“Yes we do, but the warmth, the love, its not just yiddishkayt … it’s also been others, Darren’s co-workers, even though he was there such a short time, and my people from school. Lots of love from everyone.”
    Susan reached over, patted her hand. “Good…good.” She paused. “Well, time to take the doctor home, I can spend a few minutes with him. You know what’s good about being married to an orthopedist? They give great massages, know all those muscles and connecting parts.”
    “Those muscles and connecting parts can lead to more children, I’ve been told.”
    “Five, no more. Oy, listen to me, four more times I’m committing to!”
    They hugged briefly then separated. As Molly walked toward Solomon he saw her coming and seemed to conclude his conversation, shaking hands with the man he was talking to and starting to walk towards her.
    “You didn’t have to stop for me, I’m in no hurry.”
    “No, thanks for rescuing me…. I’m happy he’s a success already, enough with the celebration. I’ve heard the story twice before. Are you ready to leave?”
    On the way home they talked briefly, mostly Molly talking about Susan and the impending birth, Solomon listening, driving oh so carefully. He walked her to her door, his brain screaming at him again, this time to take her in his arms and kiss her sweet mouth, but reason prevailed, and when she offered her hand for a shake and said “Thank you” he shook it and said “You’re welcome” and then she was in her apartment and he was heading back to his car, happy and a little dizzy from how much he wanted to speak to her of love.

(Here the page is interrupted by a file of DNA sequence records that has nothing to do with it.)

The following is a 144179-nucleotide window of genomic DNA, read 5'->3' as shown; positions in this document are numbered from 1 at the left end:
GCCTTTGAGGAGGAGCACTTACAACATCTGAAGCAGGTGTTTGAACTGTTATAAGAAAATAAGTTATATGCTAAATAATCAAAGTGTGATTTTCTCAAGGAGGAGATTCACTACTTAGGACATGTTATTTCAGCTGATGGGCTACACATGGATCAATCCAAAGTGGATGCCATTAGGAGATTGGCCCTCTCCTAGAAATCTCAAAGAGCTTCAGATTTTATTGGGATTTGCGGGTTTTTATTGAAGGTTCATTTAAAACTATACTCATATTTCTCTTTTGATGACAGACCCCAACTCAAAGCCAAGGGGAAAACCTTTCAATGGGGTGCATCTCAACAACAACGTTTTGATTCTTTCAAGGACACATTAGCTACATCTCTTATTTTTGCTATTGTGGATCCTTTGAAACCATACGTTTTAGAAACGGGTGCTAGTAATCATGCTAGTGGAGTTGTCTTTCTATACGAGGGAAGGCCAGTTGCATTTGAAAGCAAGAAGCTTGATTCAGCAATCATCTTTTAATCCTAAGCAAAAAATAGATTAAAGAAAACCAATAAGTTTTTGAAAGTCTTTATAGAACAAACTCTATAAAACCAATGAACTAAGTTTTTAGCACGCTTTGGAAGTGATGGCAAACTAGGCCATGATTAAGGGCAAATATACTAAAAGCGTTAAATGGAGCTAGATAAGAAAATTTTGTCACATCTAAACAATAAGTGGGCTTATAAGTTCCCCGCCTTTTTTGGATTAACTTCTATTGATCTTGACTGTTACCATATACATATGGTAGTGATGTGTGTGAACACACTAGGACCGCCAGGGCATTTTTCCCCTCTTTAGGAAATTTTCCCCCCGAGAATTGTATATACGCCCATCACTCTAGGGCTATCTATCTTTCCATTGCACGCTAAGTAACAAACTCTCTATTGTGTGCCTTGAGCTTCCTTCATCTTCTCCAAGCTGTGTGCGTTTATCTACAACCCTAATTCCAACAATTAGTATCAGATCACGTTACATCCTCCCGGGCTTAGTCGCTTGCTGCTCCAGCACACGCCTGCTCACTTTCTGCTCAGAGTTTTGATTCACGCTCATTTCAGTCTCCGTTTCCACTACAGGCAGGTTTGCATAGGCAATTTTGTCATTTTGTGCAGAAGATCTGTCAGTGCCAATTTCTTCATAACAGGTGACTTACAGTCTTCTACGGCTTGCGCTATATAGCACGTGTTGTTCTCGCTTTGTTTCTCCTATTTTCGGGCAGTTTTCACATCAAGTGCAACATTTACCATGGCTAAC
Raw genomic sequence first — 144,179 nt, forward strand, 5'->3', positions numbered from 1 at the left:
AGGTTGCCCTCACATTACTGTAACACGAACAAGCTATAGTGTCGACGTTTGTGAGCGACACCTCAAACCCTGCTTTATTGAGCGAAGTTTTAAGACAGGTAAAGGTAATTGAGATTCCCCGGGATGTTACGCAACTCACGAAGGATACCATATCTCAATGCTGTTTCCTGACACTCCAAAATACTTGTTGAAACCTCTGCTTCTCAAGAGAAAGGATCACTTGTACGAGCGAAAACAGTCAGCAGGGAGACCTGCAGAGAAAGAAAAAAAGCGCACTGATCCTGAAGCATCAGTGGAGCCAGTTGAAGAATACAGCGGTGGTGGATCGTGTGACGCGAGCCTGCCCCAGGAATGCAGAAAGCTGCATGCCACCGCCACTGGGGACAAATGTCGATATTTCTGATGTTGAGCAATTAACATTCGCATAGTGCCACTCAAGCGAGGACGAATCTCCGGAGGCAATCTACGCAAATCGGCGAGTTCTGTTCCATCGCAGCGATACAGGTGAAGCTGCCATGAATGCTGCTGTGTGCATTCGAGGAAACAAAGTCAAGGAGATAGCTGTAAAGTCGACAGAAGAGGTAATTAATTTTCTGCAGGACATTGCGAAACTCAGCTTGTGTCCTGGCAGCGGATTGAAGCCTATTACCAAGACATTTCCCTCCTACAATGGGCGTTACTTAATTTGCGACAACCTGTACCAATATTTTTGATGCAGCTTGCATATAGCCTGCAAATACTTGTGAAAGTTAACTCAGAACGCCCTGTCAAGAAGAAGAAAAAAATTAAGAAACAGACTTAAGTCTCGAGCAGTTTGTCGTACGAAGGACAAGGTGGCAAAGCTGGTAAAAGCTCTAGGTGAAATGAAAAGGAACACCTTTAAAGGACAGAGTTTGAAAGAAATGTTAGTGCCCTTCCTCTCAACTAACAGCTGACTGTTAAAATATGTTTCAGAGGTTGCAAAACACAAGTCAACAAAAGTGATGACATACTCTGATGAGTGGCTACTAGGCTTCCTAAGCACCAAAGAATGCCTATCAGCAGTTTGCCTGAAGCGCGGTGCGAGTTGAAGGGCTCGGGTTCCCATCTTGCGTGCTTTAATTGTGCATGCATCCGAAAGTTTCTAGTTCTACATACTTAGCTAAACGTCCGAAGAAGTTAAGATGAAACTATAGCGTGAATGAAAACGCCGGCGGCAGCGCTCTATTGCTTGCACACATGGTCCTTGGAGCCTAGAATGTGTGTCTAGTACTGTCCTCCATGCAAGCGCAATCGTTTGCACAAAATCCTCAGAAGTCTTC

About the Author

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Edward M. Krauss is a writer and mediator living in Columbus, Ohio. He is author of three novels: Solomon the Accountant, a gentle love story set in a middle-class Jewish community in 1950; Here on Moon, a story of deceit, divorce, and recovery; and A Story of Bad, two stories wound together, a murder mystery and a love story. He is also co-author of On Being the Boss, a book about effective crises management and the U.S. Constitution’s application in the workplace.
Before his retirement from the State of Ohio, Mr. Krauss served as a program director, mediator, and mediation trainer. He now is a private mediator, specializing in personnel issues (EEO, grievance, promotion, peer disputes, promotion, termination) and economic issues (land use, development, historical preservation, environmental concerns, investments). He has been approved as a mediator by county courts, the United States Postal Service, the Financial Industry Regulatory Authority, and other entities.
Mr. Krauss is a graduate of the University of Toledo and the Economic Development Institute at the University of Oklahoma.